Writing dialogue should be easy. We all talk, don’t we? Unfortunately our challenge is that in fiction writing, the best dialogue isn’t anything like real life conversations. It’s much, much better.
From Deadline by John Sandford:
“Maybe you should have been a cop,” Virgil said.
“Nah. I couldn’t put up with the bullshit,” Clarice said.
“You’re living with Johnson Johnson, and you can’t put up with bullshit?”
“Got me there,” she said. “He is a bullshit machine. But he gets things done.”
To improve my dialogue, I’ve studied plays and TV scripts. Unfortunately, scripts don’t help. Scriptwriting isn’t fiction writing. Check out The Importance of Being Earnest — not much help there, right?
What helps, is to listen to people’s real life conversations, and then do the best you can when writing dialogue. And of course, you can study how the authors you love use dialogue.
These tips will help too.
1. See it, hear it: write your dialogue first
We’ve talked about writing in scenes. When I write scenes, I write the first sentence, and the last sentence of the scene. I also write down what effect I want from the scene.
Here’s the graphic from the How to Write Scenes in Novels and Short Stories article again; writers tell me it’s very useful.
Before I start a scene, I muse a little about the characters in the scene, and what they want. I try to visualize them. Then I write the dialogue. Nothing else, just the dialogue.
Then I go back and add dialogue tags, physical actions, the point of view (POV) character’s thoughts, and other information. I’ll edit the dialogue as needed.
Focusing on dialogue first means that you’re focusing on what matters. You’ll get your scenes written faster, and they’ll be more dramatic too.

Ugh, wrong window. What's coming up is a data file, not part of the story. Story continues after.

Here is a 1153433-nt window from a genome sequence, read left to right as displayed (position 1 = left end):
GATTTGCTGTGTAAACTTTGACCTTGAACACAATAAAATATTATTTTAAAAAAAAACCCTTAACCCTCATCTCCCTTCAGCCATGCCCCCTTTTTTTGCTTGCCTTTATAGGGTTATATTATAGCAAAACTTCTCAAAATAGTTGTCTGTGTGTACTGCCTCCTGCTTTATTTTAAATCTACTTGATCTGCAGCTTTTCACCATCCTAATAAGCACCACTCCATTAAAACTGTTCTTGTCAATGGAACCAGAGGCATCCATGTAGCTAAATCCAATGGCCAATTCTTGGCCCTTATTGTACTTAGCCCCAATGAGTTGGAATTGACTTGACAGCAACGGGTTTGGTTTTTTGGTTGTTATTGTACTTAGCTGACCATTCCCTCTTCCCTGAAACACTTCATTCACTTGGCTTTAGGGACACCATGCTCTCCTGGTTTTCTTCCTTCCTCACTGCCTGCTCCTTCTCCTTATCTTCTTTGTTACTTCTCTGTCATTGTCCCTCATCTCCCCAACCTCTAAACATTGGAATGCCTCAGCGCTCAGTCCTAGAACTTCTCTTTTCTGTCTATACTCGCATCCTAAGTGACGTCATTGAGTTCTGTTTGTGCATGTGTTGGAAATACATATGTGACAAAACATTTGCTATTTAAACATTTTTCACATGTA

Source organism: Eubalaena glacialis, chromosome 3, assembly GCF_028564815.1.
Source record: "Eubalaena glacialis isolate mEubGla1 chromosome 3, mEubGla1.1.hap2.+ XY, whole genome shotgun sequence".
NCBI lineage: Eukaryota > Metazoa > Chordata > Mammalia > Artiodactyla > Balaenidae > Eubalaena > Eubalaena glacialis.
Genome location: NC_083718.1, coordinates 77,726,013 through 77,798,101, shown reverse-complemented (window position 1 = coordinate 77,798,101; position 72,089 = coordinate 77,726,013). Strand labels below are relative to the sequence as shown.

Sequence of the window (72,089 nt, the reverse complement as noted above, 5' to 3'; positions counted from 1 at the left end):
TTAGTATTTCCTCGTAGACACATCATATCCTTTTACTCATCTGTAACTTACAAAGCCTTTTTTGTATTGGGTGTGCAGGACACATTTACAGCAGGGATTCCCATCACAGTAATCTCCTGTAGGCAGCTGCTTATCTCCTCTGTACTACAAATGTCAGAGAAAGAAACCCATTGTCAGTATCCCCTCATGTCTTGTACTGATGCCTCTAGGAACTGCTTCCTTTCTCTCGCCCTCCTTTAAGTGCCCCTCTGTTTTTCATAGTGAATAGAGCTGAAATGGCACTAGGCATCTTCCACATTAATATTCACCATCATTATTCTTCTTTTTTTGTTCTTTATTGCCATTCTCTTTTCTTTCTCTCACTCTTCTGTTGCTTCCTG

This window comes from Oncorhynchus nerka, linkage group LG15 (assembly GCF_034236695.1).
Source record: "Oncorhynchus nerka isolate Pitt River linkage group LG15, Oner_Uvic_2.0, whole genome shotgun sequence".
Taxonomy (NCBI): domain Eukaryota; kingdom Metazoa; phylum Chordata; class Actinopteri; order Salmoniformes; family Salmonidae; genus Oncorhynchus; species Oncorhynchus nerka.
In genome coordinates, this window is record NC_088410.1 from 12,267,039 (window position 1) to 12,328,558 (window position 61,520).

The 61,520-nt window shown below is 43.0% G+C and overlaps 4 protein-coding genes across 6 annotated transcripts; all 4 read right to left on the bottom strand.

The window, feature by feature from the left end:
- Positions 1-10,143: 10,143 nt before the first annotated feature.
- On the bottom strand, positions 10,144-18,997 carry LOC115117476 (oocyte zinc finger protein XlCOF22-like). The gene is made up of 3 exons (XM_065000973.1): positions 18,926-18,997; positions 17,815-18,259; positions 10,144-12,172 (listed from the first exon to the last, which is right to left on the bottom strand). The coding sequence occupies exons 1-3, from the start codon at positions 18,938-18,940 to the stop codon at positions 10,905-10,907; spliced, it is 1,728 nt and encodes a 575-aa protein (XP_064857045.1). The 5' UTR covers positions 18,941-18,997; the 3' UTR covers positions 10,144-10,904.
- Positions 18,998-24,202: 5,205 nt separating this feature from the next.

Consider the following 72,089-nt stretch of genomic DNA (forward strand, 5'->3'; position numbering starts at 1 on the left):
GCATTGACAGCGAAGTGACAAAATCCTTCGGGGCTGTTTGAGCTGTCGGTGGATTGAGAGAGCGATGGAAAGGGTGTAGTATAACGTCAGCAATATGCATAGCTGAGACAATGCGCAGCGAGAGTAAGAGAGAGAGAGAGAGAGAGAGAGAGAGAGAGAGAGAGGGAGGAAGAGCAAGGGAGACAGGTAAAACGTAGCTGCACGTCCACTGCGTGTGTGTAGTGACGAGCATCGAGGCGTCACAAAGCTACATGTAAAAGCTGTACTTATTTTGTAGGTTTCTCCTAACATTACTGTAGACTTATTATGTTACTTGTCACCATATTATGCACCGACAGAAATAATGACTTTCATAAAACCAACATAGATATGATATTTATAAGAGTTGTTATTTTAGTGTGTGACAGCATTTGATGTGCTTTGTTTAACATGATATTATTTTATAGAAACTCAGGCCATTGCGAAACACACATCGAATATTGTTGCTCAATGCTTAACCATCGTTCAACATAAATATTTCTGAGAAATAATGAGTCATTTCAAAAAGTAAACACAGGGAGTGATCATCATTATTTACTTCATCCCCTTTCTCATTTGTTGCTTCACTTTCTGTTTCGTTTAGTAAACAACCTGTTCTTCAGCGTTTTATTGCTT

2. Use character catchphrases, but don’t overdo it
Do all your characters sound the same? Try giving them catchphrases. You’ll find that this will make a character more real to you — and you’ll write his dialogue more easily.
If you’re not writing a humorous character, limit the number of times the character uses his catchphrase.
3. Forget the dialogue tags, they’re distracting
Avoid overusing dialogue tags: “he said” etc. In our snippet above, from Deadline, Sandford’s over-using his tags to achieve an effect. Virgil Flowers is a laconic cop; Sandford’s voice in the Flowers’ books conveys this brilliantly.
Vital tip: if you need a dialogue tag, use “said.” Please don’t grab a thesaurus to find synonyms — hissed, whispered, groaned etc.
Worse — please don’t tag an adverb onto “said”. As in “he said harshly.” If he says something harshly, make the dialogue harsh. As Stephen King pointed out:
“The adverb is not your friend.”
4. When you’re writing dialect, avoid making readers think
You write fiction to make readers feel. If you make them think, you drag them out of the fictive dream. That’s the danger when you use heavy dialects.
From Diana Gabaldon’s Outlander:
‘But it was a risk to you,’ I said, persisting. ‘I didn’t realize you’d be in danger when I asked you.’
‘Ah,’ he said noncommittally. And a moment later, with a hint of amusement, ‘Ye wouldna expect me to be less bold than a wee Sassenach lassie, now would ye?’
There’s enough dialect in Gabaldon’s novel for verisimilitude; it’s not distracting to most readers.
Writing dialogue is fun: play with it
Have fun with your dialogue. When your characters become so real to you that you can hear them speak, they’ll be real to your readers too.
Updated: January 8, 2017
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